Claimants are increasingly resistant to paying solicitors on an hourly rate basis for bringing or defending a small claim and indeed, most law firms will find that many potential claimants do not proceed once they are made aware that legal costs are not usually recoverable. Arrangements such as '"unbundling" - where the client agrees to undertake much of the work themselves, engaging lawyers for discrete parts of the case - agreed fixed costs or damages based agreements (DBAs) present opportunities which may help overcome this resistance to using lawyers. However, any fixed fee has to reflect the anticipated cost of the time to be spent and inevitably comes out of any award and a DBA will be calculated as a percentage of an award.
The government's consultation paper said: "There are many cases which could be better resolved through mediation and do not necessarily require judicial intervention. It is these cases that fall into the court system often for the wrong reasons, sometimes because people are unaware of alternatives and have not been informed of any alternatives when receiving legal advice or information, or sometimes because people pursue cases with an intention of punishing the other side, rather than actually being focused on resolving the problem at the heart of the conflict."
With this in mind, new callers to our family department are given the option of either instructing the firm to act for them in the traditional way, or to be appointed by both parties as mediator.
For general civil enquiries, where the claim is for less than the small claims track limit, law firms could consider introducing an option for new callers to instruct the firm jointly with their opponent as mediator, rather than as the litigation solicitor for one party. "New call" handlers would be instructed not to advise, but simply record basic facts. If the mediation option was chosen instead of litigation, the firm could write to both parties offering to mediate the dispute.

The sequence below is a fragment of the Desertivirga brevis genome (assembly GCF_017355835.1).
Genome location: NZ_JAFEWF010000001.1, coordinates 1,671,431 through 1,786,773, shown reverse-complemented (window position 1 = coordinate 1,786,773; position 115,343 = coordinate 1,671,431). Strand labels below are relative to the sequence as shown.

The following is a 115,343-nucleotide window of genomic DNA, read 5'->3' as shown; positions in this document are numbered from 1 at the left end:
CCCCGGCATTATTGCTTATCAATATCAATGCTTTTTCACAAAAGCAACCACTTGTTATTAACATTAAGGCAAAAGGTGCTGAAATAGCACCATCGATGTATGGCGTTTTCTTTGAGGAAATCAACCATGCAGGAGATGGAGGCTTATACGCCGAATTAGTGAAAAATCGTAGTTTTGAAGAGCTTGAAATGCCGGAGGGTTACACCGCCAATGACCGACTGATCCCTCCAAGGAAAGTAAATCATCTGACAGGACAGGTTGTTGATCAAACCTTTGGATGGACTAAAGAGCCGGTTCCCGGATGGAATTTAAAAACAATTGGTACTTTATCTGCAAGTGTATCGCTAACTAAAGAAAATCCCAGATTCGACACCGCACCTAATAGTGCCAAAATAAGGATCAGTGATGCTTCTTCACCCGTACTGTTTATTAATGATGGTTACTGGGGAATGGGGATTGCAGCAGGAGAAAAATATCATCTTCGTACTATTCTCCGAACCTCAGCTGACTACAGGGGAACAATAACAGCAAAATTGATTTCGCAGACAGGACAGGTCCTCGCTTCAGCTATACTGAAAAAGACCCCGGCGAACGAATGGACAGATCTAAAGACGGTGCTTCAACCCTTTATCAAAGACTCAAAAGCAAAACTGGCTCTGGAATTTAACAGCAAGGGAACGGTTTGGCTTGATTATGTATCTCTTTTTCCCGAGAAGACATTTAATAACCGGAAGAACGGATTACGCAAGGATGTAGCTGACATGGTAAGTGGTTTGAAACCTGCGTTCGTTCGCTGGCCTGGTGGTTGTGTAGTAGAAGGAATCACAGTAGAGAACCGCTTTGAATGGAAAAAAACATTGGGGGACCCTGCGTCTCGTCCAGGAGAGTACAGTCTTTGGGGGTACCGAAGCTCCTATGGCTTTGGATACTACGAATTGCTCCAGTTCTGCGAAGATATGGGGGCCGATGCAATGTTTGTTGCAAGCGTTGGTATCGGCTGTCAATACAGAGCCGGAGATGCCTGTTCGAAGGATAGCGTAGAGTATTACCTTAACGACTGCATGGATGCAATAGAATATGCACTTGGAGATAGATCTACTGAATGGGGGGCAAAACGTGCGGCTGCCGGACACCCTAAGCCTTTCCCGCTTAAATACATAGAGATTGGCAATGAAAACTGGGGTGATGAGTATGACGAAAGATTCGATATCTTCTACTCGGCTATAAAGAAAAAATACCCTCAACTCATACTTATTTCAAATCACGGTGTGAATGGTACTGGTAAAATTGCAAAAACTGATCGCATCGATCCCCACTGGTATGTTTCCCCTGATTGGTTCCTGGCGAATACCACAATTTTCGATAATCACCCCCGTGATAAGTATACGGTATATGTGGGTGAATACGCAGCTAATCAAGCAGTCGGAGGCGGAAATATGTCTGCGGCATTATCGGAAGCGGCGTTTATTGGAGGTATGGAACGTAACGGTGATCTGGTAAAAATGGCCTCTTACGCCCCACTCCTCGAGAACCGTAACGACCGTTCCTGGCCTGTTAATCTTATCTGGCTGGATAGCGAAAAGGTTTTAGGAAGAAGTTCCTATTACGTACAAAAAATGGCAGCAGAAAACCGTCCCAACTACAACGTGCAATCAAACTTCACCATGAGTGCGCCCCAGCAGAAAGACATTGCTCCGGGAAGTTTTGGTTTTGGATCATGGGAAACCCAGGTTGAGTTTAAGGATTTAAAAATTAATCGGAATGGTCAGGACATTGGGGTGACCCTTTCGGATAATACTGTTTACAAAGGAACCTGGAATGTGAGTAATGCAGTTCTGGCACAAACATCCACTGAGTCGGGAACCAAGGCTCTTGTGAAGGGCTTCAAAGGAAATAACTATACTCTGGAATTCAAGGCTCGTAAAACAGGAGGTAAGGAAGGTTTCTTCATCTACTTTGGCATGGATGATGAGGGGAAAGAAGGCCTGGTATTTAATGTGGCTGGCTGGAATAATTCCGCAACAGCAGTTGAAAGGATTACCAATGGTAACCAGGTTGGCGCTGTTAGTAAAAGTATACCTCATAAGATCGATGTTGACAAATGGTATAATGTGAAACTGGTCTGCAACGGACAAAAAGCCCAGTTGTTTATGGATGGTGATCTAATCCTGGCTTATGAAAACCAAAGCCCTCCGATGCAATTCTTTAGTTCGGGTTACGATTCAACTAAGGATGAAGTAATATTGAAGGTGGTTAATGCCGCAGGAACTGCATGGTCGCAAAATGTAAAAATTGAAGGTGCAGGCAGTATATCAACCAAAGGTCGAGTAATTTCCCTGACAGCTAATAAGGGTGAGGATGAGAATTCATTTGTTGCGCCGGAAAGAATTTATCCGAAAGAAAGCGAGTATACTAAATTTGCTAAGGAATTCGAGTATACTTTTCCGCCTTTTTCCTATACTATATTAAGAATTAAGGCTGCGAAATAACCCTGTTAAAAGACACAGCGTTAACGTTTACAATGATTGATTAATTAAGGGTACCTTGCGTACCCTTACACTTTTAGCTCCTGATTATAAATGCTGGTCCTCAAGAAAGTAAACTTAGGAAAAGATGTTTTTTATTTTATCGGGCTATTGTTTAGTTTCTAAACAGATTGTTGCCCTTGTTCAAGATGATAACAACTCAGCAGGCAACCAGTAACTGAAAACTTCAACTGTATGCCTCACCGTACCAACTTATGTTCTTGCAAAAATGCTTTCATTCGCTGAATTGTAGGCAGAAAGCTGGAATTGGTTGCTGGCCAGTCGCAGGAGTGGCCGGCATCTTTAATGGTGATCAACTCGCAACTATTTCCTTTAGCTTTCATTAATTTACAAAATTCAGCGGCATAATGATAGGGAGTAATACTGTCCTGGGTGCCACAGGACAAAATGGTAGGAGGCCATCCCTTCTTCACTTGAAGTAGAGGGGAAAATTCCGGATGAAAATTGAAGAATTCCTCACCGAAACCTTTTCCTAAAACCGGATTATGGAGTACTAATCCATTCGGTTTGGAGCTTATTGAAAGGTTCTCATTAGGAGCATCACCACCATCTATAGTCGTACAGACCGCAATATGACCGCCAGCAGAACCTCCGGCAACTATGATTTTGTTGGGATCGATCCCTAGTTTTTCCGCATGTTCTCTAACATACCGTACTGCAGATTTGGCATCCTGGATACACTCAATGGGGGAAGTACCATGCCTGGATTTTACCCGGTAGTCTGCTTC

This could be on a fixed fee basis to be paid in equal shares upfront, the fee and anticipated time set by reference to the amount in dispute. It is unlikely to be cost effective for the very smallest disputes, or appropriate for largely undisputed debts, but, for many claims, there would be a saving of the small claims track fees and the prospect of a speedier resolution than the current 30-week average (an average which is highly likely to increase thanks to the rise in the small claim track limit and the inevitable constraints on court finances as a result of the government's austerity programme). It is also possible that parties will be more willing to engage in a mediation process when neither of them has yet "upped the ante" by the issue of court proceedings. There may be a better prospect of enforcement of a mediated agreement.
This proposal would deliver on the government's intention that small claims be mediated prior to issue of proceedings. It would also provide a remedy to clients who presently feel that because there is no cost-shifting in the small claims track, they cannot afford to instruct a lawyer.